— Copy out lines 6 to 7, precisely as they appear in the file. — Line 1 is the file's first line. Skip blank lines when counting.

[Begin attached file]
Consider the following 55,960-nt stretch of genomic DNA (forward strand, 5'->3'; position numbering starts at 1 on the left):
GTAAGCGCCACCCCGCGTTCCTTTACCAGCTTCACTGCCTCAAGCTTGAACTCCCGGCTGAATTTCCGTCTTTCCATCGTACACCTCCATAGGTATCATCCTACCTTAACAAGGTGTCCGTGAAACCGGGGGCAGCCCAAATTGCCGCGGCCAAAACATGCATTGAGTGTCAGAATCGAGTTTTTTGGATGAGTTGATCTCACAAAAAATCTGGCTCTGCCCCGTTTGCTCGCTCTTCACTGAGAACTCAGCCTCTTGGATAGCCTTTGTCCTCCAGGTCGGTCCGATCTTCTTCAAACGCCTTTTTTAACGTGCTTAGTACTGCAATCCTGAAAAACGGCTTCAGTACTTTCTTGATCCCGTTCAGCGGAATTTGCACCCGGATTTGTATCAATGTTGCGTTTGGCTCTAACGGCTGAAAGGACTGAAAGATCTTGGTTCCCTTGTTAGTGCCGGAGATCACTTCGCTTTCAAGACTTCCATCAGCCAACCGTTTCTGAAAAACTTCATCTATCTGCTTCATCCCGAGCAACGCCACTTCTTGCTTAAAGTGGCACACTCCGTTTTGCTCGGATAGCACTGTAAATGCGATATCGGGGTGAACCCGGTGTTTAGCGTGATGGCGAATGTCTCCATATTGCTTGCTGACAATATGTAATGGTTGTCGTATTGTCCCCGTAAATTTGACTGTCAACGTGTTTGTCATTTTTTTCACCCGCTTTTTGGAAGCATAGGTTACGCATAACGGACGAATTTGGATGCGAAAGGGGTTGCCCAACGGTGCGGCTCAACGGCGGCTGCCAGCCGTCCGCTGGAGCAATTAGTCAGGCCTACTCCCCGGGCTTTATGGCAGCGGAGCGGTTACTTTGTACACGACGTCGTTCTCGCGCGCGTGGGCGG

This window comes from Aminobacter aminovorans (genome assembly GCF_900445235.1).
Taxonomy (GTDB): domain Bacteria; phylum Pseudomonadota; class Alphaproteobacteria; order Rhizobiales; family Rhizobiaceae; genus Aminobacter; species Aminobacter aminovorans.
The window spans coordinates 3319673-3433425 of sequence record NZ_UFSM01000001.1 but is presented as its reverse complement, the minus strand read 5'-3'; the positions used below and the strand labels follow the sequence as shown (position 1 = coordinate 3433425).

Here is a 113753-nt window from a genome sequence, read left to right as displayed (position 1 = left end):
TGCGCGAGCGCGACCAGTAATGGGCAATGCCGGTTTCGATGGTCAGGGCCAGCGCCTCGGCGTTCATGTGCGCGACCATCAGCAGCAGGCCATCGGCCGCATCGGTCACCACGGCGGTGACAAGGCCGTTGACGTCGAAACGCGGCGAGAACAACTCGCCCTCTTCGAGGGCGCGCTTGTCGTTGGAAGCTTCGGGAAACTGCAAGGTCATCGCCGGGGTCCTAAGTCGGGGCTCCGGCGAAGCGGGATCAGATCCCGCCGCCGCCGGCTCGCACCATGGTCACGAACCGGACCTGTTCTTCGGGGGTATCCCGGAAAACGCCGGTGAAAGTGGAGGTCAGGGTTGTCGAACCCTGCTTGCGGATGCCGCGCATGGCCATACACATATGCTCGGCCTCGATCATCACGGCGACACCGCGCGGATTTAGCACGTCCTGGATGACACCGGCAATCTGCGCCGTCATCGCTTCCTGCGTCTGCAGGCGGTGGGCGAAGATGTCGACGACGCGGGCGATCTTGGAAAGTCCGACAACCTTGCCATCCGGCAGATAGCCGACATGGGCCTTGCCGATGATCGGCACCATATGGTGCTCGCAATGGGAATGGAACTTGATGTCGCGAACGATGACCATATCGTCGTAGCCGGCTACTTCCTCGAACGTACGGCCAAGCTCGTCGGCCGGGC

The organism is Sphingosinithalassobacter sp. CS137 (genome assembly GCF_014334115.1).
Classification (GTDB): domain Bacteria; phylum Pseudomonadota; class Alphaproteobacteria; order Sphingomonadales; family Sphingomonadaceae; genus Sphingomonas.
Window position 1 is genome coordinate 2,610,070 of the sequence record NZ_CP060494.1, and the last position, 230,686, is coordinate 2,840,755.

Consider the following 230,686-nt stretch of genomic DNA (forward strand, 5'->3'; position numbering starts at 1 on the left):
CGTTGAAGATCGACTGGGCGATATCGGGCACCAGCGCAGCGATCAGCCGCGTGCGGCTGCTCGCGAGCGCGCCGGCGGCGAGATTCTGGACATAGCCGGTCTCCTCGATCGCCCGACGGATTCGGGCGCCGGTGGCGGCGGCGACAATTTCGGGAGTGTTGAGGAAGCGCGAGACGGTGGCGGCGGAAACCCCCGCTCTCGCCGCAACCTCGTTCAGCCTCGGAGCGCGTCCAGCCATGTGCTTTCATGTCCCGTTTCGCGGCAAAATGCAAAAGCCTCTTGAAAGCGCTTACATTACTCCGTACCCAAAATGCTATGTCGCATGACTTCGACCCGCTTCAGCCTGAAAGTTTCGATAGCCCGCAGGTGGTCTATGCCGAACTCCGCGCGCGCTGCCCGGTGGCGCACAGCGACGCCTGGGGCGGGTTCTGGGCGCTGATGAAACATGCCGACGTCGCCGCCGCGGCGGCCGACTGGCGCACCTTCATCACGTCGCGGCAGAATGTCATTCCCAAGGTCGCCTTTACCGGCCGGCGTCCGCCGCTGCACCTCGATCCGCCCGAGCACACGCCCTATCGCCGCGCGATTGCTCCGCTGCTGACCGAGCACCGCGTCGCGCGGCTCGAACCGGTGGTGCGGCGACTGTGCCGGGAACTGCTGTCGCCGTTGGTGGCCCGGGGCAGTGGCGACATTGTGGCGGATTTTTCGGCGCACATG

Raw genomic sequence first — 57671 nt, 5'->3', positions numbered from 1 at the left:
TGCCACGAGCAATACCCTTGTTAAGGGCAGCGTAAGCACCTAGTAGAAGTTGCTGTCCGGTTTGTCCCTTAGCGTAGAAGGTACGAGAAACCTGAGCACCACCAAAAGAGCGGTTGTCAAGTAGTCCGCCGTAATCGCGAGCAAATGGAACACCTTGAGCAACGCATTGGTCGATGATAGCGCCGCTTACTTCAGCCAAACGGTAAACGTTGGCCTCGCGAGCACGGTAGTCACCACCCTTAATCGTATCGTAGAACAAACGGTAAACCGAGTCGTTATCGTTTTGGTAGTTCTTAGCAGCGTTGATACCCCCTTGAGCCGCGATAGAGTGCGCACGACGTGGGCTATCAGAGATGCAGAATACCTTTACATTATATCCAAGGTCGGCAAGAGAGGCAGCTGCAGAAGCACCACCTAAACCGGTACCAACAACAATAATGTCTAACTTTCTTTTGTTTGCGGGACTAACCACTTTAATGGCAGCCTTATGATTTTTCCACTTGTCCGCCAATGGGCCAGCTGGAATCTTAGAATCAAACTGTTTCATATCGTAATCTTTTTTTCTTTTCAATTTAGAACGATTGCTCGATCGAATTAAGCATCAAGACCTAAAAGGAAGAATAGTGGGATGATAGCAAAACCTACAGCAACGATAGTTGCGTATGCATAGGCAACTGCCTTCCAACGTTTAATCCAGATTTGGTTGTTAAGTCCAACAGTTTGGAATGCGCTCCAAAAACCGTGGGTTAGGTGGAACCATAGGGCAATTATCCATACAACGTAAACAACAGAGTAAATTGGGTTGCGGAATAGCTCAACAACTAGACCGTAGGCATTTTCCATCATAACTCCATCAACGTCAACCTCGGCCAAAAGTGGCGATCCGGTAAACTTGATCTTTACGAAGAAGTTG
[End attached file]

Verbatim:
Here is a 113753-nt window from a genome sequence, read left to right as displayed (position 1 = left end):
TGCGCGAGCGCGACCAGTAATGGGCAATGCCGGTTTCGATGGTCAGGGCCAGCGCCTCGGCGTTCATGTGCGCGACCATCAGCAGCAGGCCATCGGCCGCATCGGTCACCACGGCGGTGACAAGGCCGTTGACGTCGAAACGCGGCGAGAACAACTCGCCCTCTTCGAGGGCGCGCTTGTCGTTGGAAGCTTCGGGAAACTGCAAGGTCATCGCCGGGGTCCTAAGTCGGGGCTCCGGCGAAGCGGGATCAGATCCCGCCGCCGCCGGCTCGCACCATGGTCACGAACCGGACCTGTTCTTCGGGGGTATCCCGGAAAACGCCGGTGAAAGTGGAGGTCAGGGTTGTCGAACCCTGCTTGCGGATGCCGCGCATGGCCATACACATATGCTCGGCCTCGATCATCACGGCGACACCGCGCGGATTTAGCACGTCCTGGATGACACCGGCAATCTGCGCCGTCATCGCTTCCTGCGTCTGCAGGCGGTGGGCGAAGATGTCGACGACGCGGGCGATCTTGGAAAGTCCGACAACCTTGCCATCCGGCAGATAGCCGACATGGGCCTTGCCGATGATCGGCACCATATGGTGCTCGCAATGGGAATGGAACTTGATGTCGCGAACGATGACCATATCGTCGTAGCCGGCTACTTCCTCGAACGTACGGCCAAGCTCGTCGGCCGGGC